2 Black moms call for investigation after being separated from babies, handcuffed by Secret Service

The women, who are now represented by counsel, said that an officer told them that the car they were in had been reported stolen by two Black men

Two young mothers are alleging that Secret Service agents detained them and separated them from their small children as they sat in their car near the White House. 

The women, who are now represented by counsel, said that an officer told them that the car they were in had been reported stolen by two African American men. However, the women asserted that no men were with them, and provided proof of ownership. 

READ MORE: Black mother outraged after police and Secret Service called on 10-year-old son with play money on school bus

26-year-old India Johnson and Yasmeen Winston, 25, told The Washington Post that they were planning to take their babies to splash in the fountains at the World War II Memorial. 

However, as they sat getting ready to leave the car, a Secret Service vehicle hit their car. Then the women allege that rifles were pulled on them and one point the guns were in their faces. 

“This incident took place near our national monuments across from the White House,” their attorney, Timothy Maloney, wrote in a letter to Secret Service Director James Murray

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Demonstrators walk past the World War II Memorial during a protest against police brutality and racism on June 6, 2020 in Washington, DC.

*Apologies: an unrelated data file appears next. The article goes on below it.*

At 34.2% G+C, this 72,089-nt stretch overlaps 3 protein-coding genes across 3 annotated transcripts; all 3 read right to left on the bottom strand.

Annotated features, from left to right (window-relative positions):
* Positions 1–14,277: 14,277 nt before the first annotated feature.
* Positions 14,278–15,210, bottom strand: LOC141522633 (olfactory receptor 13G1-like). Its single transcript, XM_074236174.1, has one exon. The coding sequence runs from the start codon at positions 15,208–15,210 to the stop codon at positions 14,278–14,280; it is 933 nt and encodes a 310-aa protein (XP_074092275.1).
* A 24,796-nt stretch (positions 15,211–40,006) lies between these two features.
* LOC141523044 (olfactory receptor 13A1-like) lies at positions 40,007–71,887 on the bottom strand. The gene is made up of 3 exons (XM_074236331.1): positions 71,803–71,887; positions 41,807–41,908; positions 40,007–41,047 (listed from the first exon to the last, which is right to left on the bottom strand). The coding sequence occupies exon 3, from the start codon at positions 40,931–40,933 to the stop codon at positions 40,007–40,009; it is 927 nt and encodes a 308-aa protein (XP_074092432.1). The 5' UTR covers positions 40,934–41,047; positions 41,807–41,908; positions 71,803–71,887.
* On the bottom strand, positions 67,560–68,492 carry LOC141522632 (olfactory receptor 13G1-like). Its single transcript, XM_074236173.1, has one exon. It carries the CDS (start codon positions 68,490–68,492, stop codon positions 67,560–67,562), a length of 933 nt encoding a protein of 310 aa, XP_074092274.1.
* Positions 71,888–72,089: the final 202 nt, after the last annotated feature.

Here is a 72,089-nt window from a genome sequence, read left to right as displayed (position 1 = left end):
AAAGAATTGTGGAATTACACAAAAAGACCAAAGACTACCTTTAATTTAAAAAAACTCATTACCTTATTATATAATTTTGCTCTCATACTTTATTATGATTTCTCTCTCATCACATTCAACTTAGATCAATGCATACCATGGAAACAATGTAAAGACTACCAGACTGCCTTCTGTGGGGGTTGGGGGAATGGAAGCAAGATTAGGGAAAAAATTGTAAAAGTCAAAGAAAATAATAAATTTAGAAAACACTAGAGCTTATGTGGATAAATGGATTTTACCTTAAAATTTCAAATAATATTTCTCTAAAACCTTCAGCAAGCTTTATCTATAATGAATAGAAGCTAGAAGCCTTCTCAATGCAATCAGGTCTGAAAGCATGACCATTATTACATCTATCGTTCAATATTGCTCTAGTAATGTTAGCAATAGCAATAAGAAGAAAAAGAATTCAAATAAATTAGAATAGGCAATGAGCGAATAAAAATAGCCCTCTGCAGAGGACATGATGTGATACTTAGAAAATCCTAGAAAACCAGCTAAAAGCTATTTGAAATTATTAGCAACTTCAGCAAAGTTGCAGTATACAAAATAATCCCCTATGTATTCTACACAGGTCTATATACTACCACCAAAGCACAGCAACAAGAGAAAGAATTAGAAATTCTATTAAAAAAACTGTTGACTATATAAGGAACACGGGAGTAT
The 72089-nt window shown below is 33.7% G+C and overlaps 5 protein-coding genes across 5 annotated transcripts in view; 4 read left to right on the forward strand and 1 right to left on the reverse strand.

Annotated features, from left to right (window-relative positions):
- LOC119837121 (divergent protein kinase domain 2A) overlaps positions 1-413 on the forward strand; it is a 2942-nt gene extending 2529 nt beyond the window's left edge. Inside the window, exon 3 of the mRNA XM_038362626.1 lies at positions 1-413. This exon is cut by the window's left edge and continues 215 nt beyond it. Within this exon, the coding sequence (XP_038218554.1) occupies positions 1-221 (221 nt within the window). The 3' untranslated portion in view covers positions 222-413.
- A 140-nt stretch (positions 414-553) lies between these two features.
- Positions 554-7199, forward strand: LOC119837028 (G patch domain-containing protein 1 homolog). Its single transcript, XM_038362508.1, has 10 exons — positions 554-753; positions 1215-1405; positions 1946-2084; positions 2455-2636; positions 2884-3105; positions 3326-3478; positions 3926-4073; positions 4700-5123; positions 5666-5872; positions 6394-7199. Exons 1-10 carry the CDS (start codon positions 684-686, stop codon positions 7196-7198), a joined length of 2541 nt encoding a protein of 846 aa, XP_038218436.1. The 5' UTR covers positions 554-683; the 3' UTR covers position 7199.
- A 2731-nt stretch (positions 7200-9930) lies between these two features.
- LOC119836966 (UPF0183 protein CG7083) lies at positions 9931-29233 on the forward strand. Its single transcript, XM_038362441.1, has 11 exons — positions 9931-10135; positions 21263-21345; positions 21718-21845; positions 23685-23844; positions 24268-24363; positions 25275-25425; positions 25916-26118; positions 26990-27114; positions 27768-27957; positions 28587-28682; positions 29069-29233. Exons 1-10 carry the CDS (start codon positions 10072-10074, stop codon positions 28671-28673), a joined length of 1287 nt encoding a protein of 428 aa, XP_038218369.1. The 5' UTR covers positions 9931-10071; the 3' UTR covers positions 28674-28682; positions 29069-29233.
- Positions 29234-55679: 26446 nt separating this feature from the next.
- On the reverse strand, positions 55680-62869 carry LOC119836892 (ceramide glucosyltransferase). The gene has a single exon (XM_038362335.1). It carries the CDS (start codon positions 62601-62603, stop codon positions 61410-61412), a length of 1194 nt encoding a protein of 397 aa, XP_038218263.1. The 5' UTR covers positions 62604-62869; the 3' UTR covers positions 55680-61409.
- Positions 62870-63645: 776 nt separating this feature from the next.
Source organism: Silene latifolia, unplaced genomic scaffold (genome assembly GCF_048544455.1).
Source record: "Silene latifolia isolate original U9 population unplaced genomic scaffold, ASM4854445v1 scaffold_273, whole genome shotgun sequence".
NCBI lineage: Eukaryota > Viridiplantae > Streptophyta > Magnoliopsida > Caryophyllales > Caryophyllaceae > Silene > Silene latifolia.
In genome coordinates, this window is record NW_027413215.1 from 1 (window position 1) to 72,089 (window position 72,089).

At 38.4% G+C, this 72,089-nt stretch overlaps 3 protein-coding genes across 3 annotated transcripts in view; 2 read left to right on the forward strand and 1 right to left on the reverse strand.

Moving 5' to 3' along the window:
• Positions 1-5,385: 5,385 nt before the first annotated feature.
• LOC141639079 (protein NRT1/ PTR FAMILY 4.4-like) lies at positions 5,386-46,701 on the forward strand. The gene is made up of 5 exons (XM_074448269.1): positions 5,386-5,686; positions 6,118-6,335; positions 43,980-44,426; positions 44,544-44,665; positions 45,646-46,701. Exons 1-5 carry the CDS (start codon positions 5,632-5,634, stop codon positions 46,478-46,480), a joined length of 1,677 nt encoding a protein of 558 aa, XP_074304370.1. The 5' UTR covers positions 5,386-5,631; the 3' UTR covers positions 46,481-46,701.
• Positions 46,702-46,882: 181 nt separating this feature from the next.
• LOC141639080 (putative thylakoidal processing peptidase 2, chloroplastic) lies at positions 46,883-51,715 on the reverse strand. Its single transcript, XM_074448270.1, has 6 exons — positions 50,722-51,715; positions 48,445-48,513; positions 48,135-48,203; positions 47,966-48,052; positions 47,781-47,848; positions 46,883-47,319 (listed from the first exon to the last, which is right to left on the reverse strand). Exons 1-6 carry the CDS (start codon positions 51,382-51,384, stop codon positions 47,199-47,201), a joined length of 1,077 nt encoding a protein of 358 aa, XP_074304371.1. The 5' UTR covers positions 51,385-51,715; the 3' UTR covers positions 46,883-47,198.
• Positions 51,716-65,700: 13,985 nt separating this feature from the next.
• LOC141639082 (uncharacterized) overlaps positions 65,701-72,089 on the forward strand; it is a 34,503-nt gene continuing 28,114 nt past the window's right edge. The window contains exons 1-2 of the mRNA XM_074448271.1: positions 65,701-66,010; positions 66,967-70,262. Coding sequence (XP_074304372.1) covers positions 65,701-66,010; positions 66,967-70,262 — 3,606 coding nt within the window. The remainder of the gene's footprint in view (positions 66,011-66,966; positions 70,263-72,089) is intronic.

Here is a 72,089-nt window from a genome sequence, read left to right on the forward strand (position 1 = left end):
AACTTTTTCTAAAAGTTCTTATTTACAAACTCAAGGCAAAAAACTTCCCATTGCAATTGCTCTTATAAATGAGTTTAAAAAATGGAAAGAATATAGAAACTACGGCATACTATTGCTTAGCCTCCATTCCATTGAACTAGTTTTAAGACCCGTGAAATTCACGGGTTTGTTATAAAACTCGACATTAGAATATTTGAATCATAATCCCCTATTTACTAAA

(Photo by Win McNamee/Getty Images)

Maloney questioned the timing of the incident, stating that it occurred after weeks of national demonstrations about police misconduct.

“Has the Secret Service learned nothing this summer?” 

In the article, the women say that they were handcuffed and detained in the back of a vehicle separated from their two small children for nearly an hour. They allege that the Secret Service searched the vehicle without permission, and denied Winston’s request to breastfeed her six-month-old son. They said, instead, an ambulance was called to check on the children. 

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The women have been best friends since seventh grade and moved from Maryland to D.C. together. 

“I had to stay strong, somebody had to be strong. I wanted to cry, but I’m not going to let them see me cry,” Winston said. “The fact that our kids had to witness this? Nobody wants to introduce their kids to this.”

“I could have been another Breonna Taylor,” Winston said. “I could have been another innocent woman who has no record and got shot.”

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A Secret Service spokesperson told The Post that the agency is investigating the “alleged interaction.” They stated that they are “looking into the matter,” and have “no further comment at this time.” 

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